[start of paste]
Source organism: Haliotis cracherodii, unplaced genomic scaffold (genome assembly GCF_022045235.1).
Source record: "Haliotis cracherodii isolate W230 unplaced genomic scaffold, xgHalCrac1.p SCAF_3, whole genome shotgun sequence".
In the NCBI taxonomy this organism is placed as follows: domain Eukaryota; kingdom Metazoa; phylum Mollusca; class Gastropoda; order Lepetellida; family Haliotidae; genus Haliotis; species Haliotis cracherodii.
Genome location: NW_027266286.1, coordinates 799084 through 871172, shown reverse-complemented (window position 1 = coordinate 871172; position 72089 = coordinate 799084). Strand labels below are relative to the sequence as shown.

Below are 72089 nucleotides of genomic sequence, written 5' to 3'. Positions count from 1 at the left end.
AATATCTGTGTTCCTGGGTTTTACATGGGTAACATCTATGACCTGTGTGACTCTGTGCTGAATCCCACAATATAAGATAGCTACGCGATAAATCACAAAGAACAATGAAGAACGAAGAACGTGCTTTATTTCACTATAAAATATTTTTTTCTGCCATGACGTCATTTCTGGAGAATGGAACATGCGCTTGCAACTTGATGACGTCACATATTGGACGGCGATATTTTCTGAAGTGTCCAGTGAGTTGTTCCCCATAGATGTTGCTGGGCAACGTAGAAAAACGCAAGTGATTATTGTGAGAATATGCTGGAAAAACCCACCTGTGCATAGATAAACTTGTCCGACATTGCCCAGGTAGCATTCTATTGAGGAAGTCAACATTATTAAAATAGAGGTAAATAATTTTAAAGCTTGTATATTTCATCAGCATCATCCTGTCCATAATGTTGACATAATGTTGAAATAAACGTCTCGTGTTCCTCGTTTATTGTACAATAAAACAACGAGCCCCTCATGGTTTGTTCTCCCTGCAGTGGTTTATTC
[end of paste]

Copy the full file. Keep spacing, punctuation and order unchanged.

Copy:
Source organism: Haliotis cracherodii, unplaced genomic scaffold (genome assembly GCF_022045235.1).
Source record: "Haliotis cracherodii isolate W230 unplaced genomic scaffold, xgHalCrac1.p SCAF_3, whole genome shotgun sequence".
In the NCBI taxonomy this organism is placed as follows: domain Eukaryota; kingdom Metazoa; phylum Mollusca; class Gastropoda; order Lepetellida; family Haliotidae; genus Haliotis; species Haliotis cracherodii.
Genome location: NW_027266286.1, coordinates 799084 through 871172, shown reverse-complemented (window position 1 = coordinate 871172; position 72089 = coordinate 799084). Strand labels below are relative to the sequence as shown.

Below are 72089 nucleotides of genomic sequence, written 5' to 3'. Positions count from 1 at the left end.
AATATCTGTGTTCCTGGGTTTTACATGGGTAACATCTATGACCTGTGTGACTCTGTGCTGAATCCCACAATATAAGATAGCTACGCGATAAATCACAAAGAACAATGAAGAACGAAGAACGTGCTTTATTTCACTATAAAATATTTTTTTCTGCCATGACGTCATTTCTGGAGAATGGAACATGCGCTTGCAACTTGATGACGTCACATATTGGACGGCGATATTTTCTGAAGTGTCCAGTGAGTTGTTCCCCATAGATGTTGCTGGGCAACGTAGAAAAACGCAAGTGATTATTGTGAGAATATGCTGGAAAAACCCACCTGTGCATAGATAAACTTGTCCGACATTGCCCAGGTAGCATTCTATTGAGGAAGTCAACATTATTAAAATAGAGGTAAATAATTTTAAAGCTTGTATATTTCATCAGCATCATCCTGTCCATAATGTTGACATAATGTTGAAATAAACGTCTCGTGTTCCTCGTTTATTGTACAATAAAACAACGAGCCCCTCATGGTTTGTTCTCCCTGCAGTGGTTTATTC